Withouten that would come a heavier bale, And better thence again, and better still,
Loose life, unruly passions, and diseases pale. In infinite progression. But I lose
In lowly dale, fast by a river's side, Myself in Him, in light ineffable !
With woody hill o'er hill encompassed round, Come, then, expressive silence, muse His praise.
A most enchanting wizard did abide,
Than whom a fiend more fell is nowhere found. [The Caravan of Mecca.]
It was, I ween, a lovely spot of ground:
And there a season atween June and May,
Half pranked with spring, with summer half im
browned, And the wide glittering waste of burning sand,
A listless climate made, where, sooth to say,
No living wight could work, ne cared even for play, Son of the desert ! e'en the camel feels,
Was nought around but images of rest : Shot through his withered heart, the fiery blast. Sleep-soothing groves, and quiet lawns between ; Or from the black-red ether, bursting broad,
And flowery beds that slumberous influence kest, Sallies the sudden whirlwind. Straight the sands From poppies breathed ; and beds of pleasant green,
Where never yet was creeping creature seen. Meantime unnumbered glittering streamlets played, And hurled everywhere their waters sheen ;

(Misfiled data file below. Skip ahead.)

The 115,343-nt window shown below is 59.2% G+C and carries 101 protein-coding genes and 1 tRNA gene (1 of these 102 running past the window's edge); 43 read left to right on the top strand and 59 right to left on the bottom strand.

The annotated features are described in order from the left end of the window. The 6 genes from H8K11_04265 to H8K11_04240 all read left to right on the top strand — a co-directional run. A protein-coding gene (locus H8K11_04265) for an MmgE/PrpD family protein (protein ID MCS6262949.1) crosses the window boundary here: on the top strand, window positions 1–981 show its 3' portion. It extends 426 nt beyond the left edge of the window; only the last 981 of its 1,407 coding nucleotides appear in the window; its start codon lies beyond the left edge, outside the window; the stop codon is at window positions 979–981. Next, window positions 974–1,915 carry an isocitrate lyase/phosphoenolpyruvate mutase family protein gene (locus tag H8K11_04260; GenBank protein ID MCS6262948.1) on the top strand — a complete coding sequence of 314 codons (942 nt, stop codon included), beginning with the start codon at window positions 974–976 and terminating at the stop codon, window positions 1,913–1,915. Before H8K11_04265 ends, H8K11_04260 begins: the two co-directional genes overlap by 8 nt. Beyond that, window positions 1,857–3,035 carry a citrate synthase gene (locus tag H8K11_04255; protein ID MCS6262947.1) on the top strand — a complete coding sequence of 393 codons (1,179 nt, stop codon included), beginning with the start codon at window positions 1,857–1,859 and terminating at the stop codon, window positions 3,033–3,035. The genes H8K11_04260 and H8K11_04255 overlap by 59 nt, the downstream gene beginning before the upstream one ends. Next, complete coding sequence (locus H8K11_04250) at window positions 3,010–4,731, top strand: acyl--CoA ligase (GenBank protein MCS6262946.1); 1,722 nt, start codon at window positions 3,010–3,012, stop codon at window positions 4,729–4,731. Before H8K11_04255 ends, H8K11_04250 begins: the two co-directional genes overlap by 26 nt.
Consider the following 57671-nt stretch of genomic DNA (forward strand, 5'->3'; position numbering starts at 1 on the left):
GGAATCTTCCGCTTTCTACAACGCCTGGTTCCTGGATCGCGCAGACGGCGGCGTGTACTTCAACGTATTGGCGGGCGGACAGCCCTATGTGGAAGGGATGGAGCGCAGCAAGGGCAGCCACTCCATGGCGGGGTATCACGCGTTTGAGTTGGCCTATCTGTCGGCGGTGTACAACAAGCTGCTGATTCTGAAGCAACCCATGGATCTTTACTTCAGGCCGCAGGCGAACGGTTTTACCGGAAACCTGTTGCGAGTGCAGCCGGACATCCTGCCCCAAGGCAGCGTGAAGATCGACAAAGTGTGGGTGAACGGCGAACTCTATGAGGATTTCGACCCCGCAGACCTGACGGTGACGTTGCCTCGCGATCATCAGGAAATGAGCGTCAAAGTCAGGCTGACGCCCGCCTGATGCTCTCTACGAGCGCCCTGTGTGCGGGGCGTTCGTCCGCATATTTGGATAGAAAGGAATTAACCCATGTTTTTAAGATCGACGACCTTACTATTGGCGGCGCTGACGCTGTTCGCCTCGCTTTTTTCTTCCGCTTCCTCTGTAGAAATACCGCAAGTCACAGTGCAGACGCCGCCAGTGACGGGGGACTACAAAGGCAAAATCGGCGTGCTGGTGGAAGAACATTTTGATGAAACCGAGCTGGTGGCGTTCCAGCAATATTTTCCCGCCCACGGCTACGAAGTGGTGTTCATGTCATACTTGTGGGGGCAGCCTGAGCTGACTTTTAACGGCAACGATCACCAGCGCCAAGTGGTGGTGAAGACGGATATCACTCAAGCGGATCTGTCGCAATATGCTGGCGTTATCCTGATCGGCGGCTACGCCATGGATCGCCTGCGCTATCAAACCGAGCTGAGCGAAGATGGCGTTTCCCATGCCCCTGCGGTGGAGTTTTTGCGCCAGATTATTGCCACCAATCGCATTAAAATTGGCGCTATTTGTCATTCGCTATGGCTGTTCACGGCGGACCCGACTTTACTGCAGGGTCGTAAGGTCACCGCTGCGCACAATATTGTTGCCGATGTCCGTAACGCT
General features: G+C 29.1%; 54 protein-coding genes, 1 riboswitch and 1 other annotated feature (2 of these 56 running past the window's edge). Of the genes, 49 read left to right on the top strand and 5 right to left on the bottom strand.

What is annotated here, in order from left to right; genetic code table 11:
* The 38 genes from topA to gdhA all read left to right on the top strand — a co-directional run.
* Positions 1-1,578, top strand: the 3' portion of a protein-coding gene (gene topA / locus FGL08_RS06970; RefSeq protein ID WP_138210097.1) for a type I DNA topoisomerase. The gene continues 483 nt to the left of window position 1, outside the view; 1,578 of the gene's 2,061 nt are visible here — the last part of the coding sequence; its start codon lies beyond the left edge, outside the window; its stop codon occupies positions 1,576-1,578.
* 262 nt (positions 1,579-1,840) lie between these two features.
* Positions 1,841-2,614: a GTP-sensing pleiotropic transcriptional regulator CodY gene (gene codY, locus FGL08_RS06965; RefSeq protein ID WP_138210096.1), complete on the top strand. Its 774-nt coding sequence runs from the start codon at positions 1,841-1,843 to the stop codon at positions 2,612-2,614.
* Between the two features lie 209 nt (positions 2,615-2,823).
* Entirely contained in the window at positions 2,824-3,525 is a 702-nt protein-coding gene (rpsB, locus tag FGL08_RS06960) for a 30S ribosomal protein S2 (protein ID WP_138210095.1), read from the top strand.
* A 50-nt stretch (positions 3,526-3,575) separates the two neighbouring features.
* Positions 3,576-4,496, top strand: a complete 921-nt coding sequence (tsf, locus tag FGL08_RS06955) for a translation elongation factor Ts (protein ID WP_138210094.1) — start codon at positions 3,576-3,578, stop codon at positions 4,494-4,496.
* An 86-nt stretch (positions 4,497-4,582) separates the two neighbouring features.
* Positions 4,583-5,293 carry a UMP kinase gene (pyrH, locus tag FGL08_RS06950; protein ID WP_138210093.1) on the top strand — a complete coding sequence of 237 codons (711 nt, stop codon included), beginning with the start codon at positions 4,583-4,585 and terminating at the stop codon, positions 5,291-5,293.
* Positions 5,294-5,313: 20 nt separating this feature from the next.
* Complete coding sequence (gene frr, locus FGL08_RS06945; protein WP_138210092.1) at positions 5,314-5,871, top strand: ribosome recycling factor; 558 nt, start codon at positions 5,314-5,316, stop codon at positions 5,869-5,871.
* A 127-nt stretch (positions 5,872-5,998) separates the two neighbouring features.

That, as they bickered through the sunny glade, Though restless still themselves, a lulling murmur
And still a coil the grasshopper did keep;
Full in the passage of the vale above,
But whate'er smacked of noyance or unrest,
The landskip such, inspiring perfect ease,
Was placed; and to his lute, of cruel fate,
estate. Thither continual pilgrims crowded still, From all the roads of earth that pass there by ; For, as they chanced to breathe on neighbouring hill, The freshness of this valley smote their eye, And drew them ever and anon more nigh; Till clustering round the enchanter false they hung, Ymolten with his syren melody;
While o'er the enfeebling lute his hand he flung, And to the trembling chords these tempting verses
From flower to flower on balmy gales to fly,
Behold the merry minstrels of the morn,
Yet theirs each harvest dancing in the gale, Whatever crowns the hill, or smiles along the vale.
Outcast of nature, man! the wretched thrall
Guile, violence, and murder, seized on man,
Come, ye who still the cumbrous load of life
Your cares, your toils, will steep you in a sea
With me, you need not rise at early dawn,
Or prowl in human courts of law for human prey, In venal senate thieve, or rob on broad highway.
No cocks, with me, to rustic labour call,
But all is calm, as would delight the heart
Here nought but candour reigns, indulgent ease,
Is soothed and sweetened by the social sense ;
What, what is virtue, but repose of mind,
A quicker sense of joy; as breezes stray